some people like to be Obi-Won_Canobis with noobs Wink


jestering


May 14, 2008, 11:32 AM
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mhix13 wrote:
when there's a community on here with lots of experience why not ask all of you guys questions?

Stick around for a while, and you'll see why not.


coastal_climber


May 14, 2008, 1:06 PM
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majid_sabet wrote:
coastal_climber wrote:
majid_sabet wrote:
mhix13 wrote:
I'm guessing not to do it with the wire in case it's (the wire itself) frayed and the metal burs can compromise the sling?

Why not girth hitch it with another sling?

GH slings to sling is a bad idea.

Wasn't there a case of a sling being cut because it was girth hitched to another? I think the info was on this site.


>Cam

yes

I think I even have the photos from a dude who GH two trad anchors. One leg of the master point failed due to GHing. I'll see if I could find that photo and post it.

Please be sure to illustrate.


>Cam


tolman_paul


May 14, 2008, 5:43 PM
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And to answer your questions as how to properly deal with those issues:

If there is no sling on the cam, either send it in to someone to have one sewn on, loop it with a sewn sling (not girth hitched, doubled up) or clip the sling with a biner.

Use a runner with biners on both ends to extend a piece.

While you have to carry the extra weight of the biners, the extra weight isn't a bad thing at the placement, and will often help keep the placement in place vs being pulled out from rope drag.

Girth hitches dramatically decrease the strength of webbing, and are very difficult if not impossible to remove when loaded. The only climbing use I can think of for a girth hitch is slinging a knob or flake to keep the runner from being pulled off.


stymingersfink


May 14, 2008, 5:59 PM
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tolman_paul wrote:
The only climbing use I can think of for a girth hitch is slinging a knob or flake to keep the runner from being pulled off.
Debatable, but sometimes even then a clove will work as good or better, depending on how much cling material you've got to work with.


knudenoggin


May 25, 2008, 3:25 PM
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majid_sabet wrote:
coastal_climber wrote:
majid_sabet wrote:
mhix13 wrote:
Why not girth hitch it with another sling?
GH slings to sling is a bad idea.
Wasn't there a case of a sling being cut because it was girth hitched to another? I think the info was on this site.
Cam
yes
I think I even have the photos from a dude who GH two trad anchors. One leg of the master point failed due to GHing. I'll see if I could find that photo and post it.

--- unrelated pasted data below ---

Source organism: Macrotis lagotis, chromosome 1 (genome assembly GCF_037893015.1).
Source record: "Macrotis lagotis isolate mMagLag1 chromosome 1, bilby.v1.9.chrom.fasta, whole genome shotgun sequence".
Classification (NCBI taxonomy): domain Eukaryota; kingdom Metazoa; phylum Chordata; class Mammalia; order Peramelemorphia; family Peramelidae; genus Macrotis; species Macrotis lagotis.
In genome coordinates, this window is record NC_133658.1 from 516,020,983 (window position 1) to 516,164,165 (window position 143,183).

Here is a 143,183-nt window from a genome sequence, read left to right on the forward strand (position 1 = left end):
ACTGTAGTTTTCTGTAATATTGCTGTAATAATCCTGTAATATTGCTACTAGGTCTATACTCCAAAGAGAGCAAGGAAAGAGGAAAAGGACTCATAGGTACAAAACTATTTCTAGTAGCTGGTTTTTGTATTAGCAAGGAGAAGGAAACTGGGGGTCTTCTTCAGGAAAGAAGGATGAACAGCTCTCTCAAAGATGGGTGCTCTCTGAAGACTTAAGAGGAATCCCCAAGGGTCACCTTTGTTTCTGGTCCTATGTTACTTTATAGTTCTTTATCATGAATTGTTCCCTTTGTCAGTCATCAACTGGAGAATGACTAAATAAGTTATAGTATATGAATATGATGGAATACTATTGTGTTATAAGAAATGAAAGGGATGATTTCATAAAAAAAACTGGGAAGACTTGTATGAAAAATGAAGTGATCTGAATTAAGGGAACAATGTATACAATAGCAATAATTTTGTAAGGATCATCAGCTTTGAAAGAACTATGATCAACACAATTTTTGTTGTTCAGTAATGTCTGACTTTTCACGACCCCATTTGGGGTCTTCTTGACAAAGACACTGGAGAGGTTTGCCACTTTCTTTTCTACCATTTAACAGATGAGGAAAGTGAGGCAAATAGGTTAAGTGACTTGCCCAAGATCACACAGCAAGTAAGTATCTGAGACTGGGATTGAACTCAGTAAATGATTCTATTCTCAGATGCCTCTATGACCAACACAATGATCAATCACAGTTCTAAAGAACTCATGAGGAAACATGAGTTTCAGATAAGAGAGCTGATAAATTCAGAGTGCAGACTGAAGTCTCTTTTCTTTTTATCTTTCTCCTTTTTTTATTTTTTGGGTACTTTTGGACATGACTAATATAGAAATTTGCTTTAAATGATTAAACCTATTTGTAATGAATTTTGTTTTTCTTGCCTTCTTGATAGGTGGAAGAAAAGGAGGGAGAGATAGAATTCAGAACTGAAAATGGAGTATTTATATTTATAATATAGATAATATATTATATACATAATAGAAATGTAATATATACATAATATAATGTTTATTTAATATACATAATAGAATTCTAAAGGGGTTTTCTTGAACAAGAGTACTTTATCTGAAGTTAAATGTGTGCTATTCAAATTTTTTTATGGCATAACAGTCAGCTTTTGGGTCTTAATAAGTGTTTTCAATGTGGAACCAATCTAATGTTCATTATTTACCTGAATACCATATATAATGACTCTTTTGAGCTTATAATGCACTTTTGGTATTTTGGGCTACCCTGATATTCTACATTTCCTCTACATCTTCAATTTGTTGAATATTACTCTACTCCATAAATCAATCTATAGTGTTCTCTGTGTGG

Absolute rubbish!
Some might not have read the factual rebuttals to the old, suspended-reason
ranting over imagined girth-hitching-skinny-slings dangers,
but I know you have, MS, and you were called down on this by both me
and one GH'd-slings tester, Maldaly.
The URLink to the Mammut investigative report of the now infamous John
Sherman sling-cut case has been posted several times.
The BDEL testing should be reassuring, too, although, unfortunately,
in only one, accidental case, did the usual GH geometry obtain.

It should also be possible to get (much?) better results of tying a sling to
wire, but obviously not in the usual method(s). Perhaps that's something
Aric will check out.

*kN*


sky7high


May 31, 2008, 11:02 PM
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Ever read the little instruction manual that comes with your stoppers? (I'm asuming BD, since you call them stoppers)




Thought so.

I suggest you go read it online at http://www.bdel.com even if they're not BD nuts


dta95b7r


Jun 1, 2008, 5:05 AM
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I would just like to add that if you are going to girth hitch two slings together just make sure you don't mix spectra and dyneema slings.


dutyje


Jun 1, 2008, 4:59 PM
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dta95b7r wrote:
I would just like to add that if you are going to girth hitch two slings together just make sure you don't mix spectra and dyneema slings.

I thought it was don't mix nylon and perlon slings... or maybe it was horse-hair and pubic-hair slings... I can never remember.


dta95b7r


Jun 1, 2008, 5:38 PM
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I think you are correct sir. I remember hearing about nylon being cut by a dyneema sling.


dutyje


Jun 2, 2008, 5:54 AM
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dta95b7r wrote:
I think you are correct sir. I remember hearing about nylon being cut by a dyneema sling.

Hmm.. that's not what I said. You had said not to mix Dyneema and Spectra slings. My post was a subtle way of pointing out that Dyneema and Spectra are the same material. They are just different brand names.

That's why I said "Nylon and Perlon" -- they are the same thing. Perlon is a brand name of nylon used in cords.


anonymouse


Jun 2, 2008, 6:36 AM
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Ok guys, I can't believe this thread has gone on this long without this link being posted:

http://www.bdel.com/...p_archive.php#110906

So while we all agree that the girth hitch is not the best hitch to use, there is absolutely no truth to the idea that a girth hitched (dyneema or otherwise) sling could actually cut another sling. Let's all try and put that myth to rest.

Edit: If you don't read all the way to the bottom, you might get the very wrong impression that a smaller sling does actually cut a larger one. The pull tests only show that they reduce the overall strength, not that they do something as dramatic as cut the sling. Be sure to make it all the way through to see the pictures of Sherman's cut sling, and the failure mode of a pulled sling.


(This post was edited by anonymouse on Jun 2, 2008, 6:40 AM)


Partner j_ung


Jun 2, 2008, 7:29 AM
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majid_sabet wrote:
coastal_climber wrote:
majid_sabet wrote:
mhix13 wrote:
I'm guessing not to do it with the wire in case it's (the wire itself) frayed and the metal burs can compromise the sling?

Why not girth hitch it with another sling?

GH slings to sling is a bad idea.

Wasn't there a case of a sling being cut because it was girth hitched to another? I think the info was on this site.